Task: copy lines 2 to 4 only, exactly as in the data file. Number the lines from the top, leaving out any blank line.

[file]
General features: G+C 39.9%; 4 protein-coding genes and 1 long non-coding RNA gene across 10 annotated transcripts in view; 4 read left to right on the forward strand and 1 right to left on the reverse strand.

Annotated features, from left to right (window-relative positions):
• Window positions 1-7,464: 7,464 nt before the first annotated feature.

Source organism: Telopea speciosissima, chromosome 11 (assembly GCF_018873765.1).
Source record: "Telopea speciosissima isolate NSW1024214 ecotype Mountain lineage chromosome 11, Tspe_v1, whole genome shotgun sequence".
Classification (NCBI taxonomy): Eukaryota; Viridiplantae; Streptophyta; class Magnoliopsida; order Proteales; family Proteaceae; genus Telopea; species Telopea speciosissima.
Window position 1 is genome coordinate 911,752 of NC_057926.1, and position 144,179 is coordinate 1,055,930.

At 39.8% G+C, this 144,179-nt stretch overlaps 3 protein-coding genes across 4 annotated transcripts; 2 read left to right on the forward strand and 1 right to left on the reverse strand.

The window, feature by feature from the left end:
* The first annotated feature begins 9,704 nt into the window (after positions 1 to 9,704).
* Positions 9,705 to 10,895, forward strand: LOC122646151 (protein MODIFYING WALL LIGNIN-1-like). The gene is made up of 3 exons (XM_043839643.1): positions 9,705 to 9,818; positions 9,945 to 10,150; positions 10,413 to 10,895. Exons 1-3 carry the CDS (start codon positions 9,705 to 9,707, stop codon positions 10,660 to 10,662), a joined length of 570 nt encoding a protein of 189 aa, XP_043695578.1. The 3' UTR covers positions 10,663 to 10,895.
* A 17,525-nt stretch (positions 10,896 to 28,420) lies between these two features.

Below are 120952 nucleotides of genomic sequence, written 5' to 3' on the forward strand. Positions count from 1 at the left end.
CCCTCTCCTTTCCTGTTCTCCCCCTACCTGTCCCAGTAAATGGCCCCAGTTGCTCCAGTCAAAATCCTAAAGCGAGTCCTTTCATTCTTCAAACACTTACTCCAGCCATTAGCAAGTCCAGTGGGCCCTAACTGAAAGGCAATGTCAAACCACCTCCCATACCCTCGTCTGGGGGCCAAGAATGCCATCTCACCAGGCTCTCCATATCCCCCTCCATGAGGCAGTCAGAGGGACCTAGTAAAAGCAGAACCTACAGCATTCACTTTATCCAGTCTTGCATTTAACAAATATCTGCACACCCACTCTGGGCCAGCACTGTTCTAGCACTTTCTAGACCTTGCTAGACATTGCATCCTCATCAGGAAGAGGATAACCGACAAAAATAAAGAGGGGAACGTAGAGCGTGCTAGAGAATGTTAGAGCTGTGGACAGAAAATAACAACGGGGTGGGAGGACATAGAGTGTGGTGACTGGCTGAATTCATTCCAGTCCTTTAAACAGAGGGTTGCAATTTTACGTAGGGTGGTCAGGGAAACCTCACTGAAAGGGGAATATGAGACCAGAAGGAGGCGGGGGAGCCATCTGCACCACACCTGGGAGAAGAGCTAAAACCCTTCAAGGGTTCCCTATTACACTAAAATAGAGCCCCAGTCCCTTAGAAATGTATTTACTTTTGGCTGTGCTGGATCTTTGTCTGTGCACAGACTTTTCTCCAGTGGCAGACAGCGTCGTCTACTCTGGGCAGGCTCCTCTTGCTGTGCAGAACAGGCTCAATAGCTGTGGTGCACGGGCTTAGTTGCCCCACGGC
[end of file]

Annotated features, from left to right (window-relative positions):
• Window positions 1-7,464: 7,464 nt before the first annotated feature.

Source organism: Telopea speciosissima, chromosome 11 (assembly GCF_018873765.1).